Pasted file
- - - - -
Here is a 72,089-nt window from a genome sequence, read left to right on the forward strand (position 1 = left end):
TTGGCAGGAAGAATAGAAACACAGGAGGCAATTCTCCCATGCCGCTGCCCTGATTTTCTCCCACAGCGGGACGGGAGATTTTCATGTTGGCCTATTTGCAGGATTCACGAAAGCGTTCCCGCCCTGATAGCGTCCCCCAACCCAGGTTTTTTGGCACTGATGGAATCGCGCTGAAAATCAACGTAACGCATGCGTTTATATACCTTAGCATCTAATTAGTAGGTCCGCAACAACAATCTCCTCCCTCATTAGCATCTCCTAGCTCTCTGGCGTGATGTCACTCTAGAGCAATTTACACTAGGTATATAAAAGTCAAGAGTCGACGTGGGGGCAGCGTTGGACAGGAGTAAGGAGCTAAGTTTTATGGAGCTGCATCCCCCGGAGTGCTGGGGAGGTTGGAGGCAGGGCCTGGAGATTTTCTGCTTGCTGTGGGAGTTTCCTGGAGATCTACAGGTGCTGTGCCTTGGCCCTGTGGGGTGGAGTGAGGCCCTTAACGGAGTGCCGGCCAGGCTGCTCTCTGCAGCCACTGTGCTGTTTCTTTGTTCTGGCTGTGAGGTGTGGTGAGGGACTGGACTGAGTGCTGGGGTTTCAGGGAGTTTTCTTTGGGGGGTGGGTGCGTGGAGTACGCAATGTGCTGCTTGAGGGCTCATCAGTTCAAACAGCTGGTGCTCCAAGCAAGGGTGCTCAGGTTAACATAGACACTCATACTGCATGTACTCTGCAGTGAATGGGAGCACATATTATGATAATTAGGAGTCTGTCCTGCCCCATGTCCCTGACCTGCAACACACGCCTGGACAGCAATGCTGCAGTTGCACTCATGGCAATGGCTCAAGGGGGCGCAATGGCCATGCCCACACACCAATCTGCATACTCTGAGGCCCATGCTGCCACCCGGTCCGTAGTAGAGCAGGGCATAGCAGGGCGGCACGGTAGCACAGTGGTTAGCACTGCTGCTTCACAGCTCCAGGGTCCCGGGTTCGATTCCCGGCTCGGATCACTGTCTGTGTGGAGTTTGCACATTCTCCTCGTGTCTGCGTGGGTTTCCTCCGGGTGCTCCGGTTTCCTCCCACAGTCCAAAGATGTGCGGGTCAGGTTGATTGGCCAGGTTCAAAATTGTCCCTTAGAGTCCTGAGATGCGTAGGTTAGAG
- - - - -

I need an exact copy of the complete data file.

Here is a 72,089-nt window from a genome sequence, read left to right on the forward strand (position 1 = left end):
TTGGCAGGAAGAATAGAAACACAGGAGGCAATTCTCCCATGCCGCTGCCCTGATTTTCTCCCACAGCGGGACGGGAGATTTTCATGTTGGCCTATTTGCAGGATTCACGAAAGCGTTCCCGCCCTGATAGCGTCCCCCAACCCAGGTTTTTTGGCACTGATGGAATCGCGCTGAAAATCAACGTAACGCATGCGTTTATATACCTTAGCATCTAATTAGTAGGTCCGCAACAACAATCTCCTCCCTCATTAGCATCTCCTAGCTCTCTGGCGTGATGTCACTCTAGAGCAATTTACACTAGGTATATAAAAGTCAAGAGTCGACGTGGGGGCAGCGTTGGACAGGAGTAAGGAGCTAAGTTTTATGGAGCTGCATCCCCCGGAGTGCTGGGGAGGTTGGAGGCAGGGCCTGGAGATTTTCTGCTTGCTGTGGGAGTTTCCTGGAGATCTACAGGTGCTGTGCCTTGGCCCTGTGGGGTGGAGTGAGGCCCTTAACGGAGTGCCGGCCAGGCTGCTCTCTGCAGCCACTGTGCTGTTTCTTTGTTCTGGCTGTGAGGTGTGGTGAGGGACTGGACTGAGTGCTGGGGTTTCAGGGAGTTTTCTTTGGGGGGTGGGTGCGTGGAGTACGCAATGTGCTGCTTGAGGGCTCATCAGTTCAAACAGCTGGTGCTCCAAGCAAGGGTGCTCAGGTTAACATAGACACTCATACTGCATGTACTCTGCAGTGAATGGGAGCACATATTATGATAATTAGGAGTCTGTCCTGCCCCATGTCCCTGACCTGCAACACACGCCTGGACAGCAATGCTGCAGTTGCACTCATGGCAATGGCTCAAGGGGGCGCAATGGCCATGCCCACACACCAATCTGCATACTCTGAGGCCCATGCTGCCACCCGGTCCGTAGTAGAGCAGGGCATAGCAGGGCGGCACGGTAGCACAGTGGTTAGCACTGCTGCTTCACAGCTCCAGGGTCCCGGGTTCGATTCCCGGCTCGGATCACTGTCTGTGTGGAGTTTGCACATTCTCCTCGTGTCTGCGTGGGTTTCCTCCGGGTGCTCCGGTTTCCTCCCACAGTCCAAAGATGTGCGGGTCAGGTTGATTGGCCAGGTTCAAAATTGTCCCTTAGAGTCCTGAGATGCGTAGGTTAGAG